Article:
Film and television tycoon Ryan Murphy has hung a just shy of $18 million price tag on a pristine mansion along one of the more sought after streets south of Sunset Boulevard in the so-called Flats of Beverly Hills. The prolific super-producer, whose first series on Netflix, “The Politician,” premiered this week — a People magazine headline screamed it “Feels Like a ‘Glee’ Episode About Richard Nixon,” purchased the property nine years ago for exactly $10 million from architecture and design savvy showbiz legend Diane Keaton. Originally designed by slightly under-the-radar architect Ralph Flewelling and built in the mid-1920s around a broad, plaza-like courtyard with a fountain at its center, the more than 9,200 square foot Spanish Colonial Revival mansion and poolside guest cottage sit behind a low, white stucco wall and a prickly cactus hedge with a total of seven bedrooms and nine bathrooms.
Well-known for careful restorations and updates of a variety of architecturally significant residences across Los Angeles, Keaton acquired the nearly 100-year old home in early 2007 for $8.1 million and, with the assistance of longtime friend and decorative collaborator Stephen Shadley, transformed the then lackluster home into a photogenic showstopper that delicately balances original and vintage architectural details with the up-to-date creature comforts required of a modern-day multi-millionaire entertainment industry power player. Featured on the cover and fawned over in the glossy pages of Architectural Digest while Keaton owned it, current listing photographs show Murphy has given the house a sophisticated, mostly monochromatic black, white and grey decorative scheme and filled it with a trove of pedigreed furniture and contemporary artworks by the high-priced likes of Ed Mell and Keith Haring.
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Wrapped in deep bookshelves under a cathedral ceiling, the voluminous foyer does double duty as a library, an arched brick fireplace set into a massive white stucco chimney serves as the ample formal living room’s focal point and a trio of antique, lantern-style light fixtures hang from a beamed and vaulted exposed wood ceiling in the dining room where three sets of French doors open to a an arched colonnade that encircles the pepper tree shaded central courtyard. Fitted with lightly veined white marble counter tops and an expensive array of designer appliances, the basically all-white is arranged around a huge island and open to a spacious informal dining area and lounge with an arched brick fireplace much like the one in the living room. A cozy den with tile-accented kiva-style fireplace looks out over the driveway and a separate family room at the rear of the house has another arched brick fireplace and rows of arched French doors on opposite walls that open one side to the courtyard and the other to the backyard.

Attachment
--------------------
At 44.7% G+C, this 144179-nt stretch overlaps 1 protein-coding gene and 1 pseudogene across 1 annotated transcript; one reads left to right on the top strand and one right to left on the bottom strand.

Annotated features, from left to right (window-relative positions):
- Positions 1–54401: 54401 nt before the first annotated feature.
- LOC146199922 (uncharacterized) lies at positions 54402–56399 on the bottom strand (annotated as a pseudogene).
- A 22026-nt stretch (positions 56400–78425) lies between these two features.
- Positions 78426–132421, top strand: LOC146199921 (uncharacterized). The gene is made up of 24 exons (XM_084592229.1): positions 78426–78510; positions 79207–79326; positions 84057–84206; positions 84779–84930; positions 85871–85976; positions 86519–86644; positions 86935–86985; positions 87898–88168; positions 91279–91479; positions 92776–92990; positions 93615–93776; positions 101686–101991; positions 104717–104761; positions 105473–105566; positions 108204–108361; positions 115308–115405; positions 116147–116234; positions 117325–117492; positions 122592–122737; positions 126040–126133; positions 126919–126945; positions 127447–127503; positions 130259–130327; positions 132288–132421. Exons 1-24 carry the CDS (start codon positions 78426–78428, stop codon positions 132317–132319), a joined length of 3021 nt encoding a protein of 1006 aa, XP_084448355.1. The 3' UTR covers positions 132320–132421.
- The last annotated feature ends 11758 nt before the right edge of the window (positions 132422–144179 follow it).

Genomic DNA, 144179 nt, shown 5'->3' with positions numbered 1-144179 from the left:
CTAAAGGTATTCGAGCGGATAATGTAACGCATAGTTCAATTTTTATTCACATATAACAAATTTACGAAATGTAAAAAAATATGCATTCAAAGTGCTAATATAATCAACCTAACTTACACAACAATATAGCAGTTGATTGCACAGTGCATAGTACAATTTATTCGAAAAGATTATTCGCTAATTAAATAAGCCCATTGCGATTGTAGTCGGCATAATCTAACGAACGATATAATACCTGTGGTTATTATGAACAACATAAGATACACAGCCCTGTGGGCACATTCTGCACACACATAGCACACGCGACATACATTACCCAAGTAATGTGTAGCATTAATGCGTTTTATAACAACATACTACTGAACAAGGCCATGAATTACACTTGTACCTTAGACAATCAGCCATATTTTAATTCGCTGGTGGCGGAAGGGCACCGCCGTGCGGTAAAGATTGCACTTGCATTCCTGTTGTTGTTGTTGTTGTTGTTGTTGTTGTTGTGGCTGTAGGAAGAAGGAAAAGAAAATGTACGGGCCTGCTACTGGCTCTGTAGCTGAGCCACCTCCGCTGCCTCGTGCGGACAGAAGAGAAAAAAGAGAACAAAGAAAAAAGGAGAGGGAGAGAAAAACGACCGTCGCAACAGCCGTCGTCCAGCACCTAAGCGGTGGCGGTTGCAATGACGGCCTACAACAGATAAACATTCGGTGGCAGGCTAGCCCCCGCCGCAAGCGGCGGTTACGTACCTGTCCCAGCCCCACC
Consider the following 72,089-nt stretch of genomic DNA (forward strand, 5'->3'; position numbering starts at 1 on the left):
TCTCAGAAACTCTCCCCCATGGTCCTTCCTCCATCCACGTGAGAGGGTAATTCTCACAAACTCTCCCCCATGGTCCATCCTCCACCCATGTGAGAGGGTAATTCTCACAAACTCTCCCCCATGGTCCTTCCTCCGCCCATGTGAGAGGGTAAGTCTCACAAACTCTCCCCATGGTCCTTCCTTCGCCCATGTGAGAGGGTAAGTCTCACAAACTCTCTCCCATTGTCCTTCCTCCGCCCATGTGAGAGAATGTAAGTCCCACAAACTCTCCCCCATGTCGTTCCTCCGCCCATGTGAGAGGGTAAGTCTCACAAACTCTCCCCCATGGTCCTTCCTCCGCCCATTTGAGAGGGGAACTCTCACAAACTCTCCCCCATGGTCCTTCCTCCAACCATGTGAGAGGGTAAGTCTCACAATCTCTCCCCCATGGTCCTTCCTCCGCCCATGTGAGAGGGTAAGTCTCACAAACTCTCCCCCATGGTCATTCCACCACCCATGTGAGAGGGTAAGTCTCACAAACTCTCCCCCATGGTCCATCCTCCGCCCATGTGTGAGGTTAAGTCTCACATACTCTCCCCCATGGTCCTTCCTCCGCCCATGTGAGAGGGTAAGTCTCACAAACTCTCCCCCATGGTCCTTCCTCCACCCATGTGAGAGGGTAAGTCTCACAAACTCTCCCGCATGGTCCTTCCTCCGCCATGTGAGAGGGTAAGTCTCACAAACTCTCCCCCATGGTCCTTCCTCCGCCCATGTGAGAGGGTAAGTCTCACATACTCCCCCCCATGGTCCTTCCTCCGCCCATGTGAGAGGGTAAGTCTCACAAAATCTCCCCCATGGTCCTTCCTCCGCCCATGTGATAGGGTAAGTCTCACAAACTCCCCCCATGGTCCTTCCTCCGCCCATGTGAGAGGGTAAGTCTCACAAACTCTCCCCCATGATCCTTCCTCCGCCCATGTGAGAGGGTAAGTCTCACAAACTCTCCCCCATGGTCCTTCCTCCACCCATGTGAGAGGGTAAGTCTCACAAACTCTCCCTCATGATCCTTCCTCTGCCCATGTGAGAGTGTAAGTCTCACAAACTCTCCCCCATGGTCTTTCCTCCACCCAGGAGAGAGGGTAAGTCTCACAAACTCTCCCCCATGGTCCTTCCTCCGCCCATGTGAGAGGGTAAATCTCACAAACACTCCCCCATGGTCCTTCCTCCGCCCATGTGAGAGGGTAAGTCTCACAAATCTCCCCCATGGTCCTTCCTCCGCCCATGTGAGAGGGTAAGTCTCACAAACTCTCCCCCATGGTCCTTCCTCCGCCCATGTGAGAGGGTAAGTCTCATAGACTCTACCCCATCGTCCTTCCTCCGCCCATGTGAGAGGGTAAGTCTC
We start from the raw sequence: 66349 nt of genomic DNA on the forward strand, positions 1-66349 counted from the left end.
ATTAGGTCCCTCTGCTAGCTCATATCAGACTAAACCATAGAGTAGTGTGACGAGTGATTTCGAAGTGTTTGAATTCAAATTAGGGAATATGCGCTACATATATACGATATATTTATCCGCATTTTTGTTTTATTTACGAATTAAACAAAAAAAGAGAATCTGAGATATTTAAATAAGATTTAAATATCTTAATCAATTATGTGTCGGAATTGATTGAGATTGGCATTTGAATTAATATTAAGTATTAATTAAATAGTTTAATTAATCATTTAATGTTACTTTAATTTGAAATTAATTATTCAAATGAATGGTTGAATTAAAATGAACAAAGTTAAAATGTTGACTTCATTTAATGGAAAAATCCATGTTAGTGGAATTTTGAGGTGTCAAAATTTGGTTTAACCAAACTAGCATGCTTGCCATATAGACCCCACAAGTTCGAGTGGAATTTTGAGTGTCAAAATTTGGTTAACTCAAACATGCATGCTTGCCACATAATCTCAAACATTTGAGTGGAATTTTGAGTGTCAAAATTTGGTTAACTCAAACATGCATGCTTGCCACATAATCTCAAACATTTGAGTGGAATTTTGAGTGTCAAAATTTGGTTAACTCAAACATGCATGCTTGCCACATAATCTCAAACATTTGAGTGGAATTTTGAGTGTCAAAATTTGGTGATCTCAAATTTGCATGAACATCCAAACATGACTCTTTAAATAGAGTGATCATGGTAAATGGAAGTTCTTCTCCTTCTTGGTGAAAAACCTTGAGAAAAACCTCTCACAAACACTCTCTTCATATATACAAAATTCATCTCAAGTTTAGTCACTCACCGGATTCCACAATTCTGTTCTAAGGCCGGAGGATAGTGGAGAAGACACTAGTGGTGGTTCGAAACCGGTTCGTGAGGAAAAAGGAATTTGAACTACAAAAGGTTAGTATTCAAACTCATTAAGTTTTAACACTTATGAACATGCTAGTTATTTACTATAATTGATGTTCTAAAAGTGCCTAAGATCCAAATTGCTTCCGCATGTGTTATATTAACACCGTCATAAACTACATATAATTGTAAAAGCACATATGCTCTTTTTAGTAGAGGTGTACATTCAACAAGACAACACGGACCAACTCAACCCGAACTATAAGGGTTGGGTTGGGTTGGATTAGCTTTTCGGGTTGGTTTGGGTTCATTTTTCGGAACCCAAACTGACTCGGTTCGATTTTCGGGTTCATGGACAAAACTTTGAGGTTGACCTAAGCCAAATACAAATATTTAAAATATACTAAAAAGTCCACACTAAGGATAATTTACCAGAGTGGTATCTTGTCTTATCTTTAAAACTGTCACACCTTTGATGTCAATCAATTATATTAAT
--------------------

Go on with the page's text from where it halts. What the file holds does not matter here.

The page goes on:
A brightly tiled staircase leads to a wide, second floor loggia paved with original terra-cotta tiles. There’s an exposed wood ceiling overhead and half of a dozen arched French doors open to wrought iron railed Juliet balconies that look into the courtyard. Three guest and family bedrooms, plus an office with corner fireplace, are joined on the upper floor by a spacious and light-filled master suite with yet another arched brick fireplace, a clean-lined bathroom with not just one or two but three pedestal sinks and a custom-fitted walk-in closet/dressing room.
Completely hedged for privacy and strung with numerous strands of overhead lights, the backyard is a fetching, puzzle-like composition of brick and decomposed granite terraces, a meticulously manicured patch of lawn and a tile-accented swimming pool and spa. Beside the pool, the cute-as-a-button guest cottage sits amid a forest of cacti. The property is listed with Kurt Rappaport at Westside Estate Agency.
If he hasn’t already, the six-time Emmy winner and co-creator of the megahit series “American Horror Story” and “Pose,” will presumably decamp the conveniently central Flats of Beverly Hills for another, Spanish Colonial Revival hacienda on a quiet canyon lane in the Brentwood area that he picked up in 2013 for $9 million and has spent the last six years and no-doubt a small fortune on a comprehensive overhaul and expansion. For more than a dozen years, Murphy has also maintained a polished compound in Laguna Beach. The 1.25-acre hillside spread, with two snazzy residences, a swimming pool and panoramic sunset views over the ocean, came for sale in early 2018 at $18.75 million and remains available more than 1.5 years later at $17.75 million.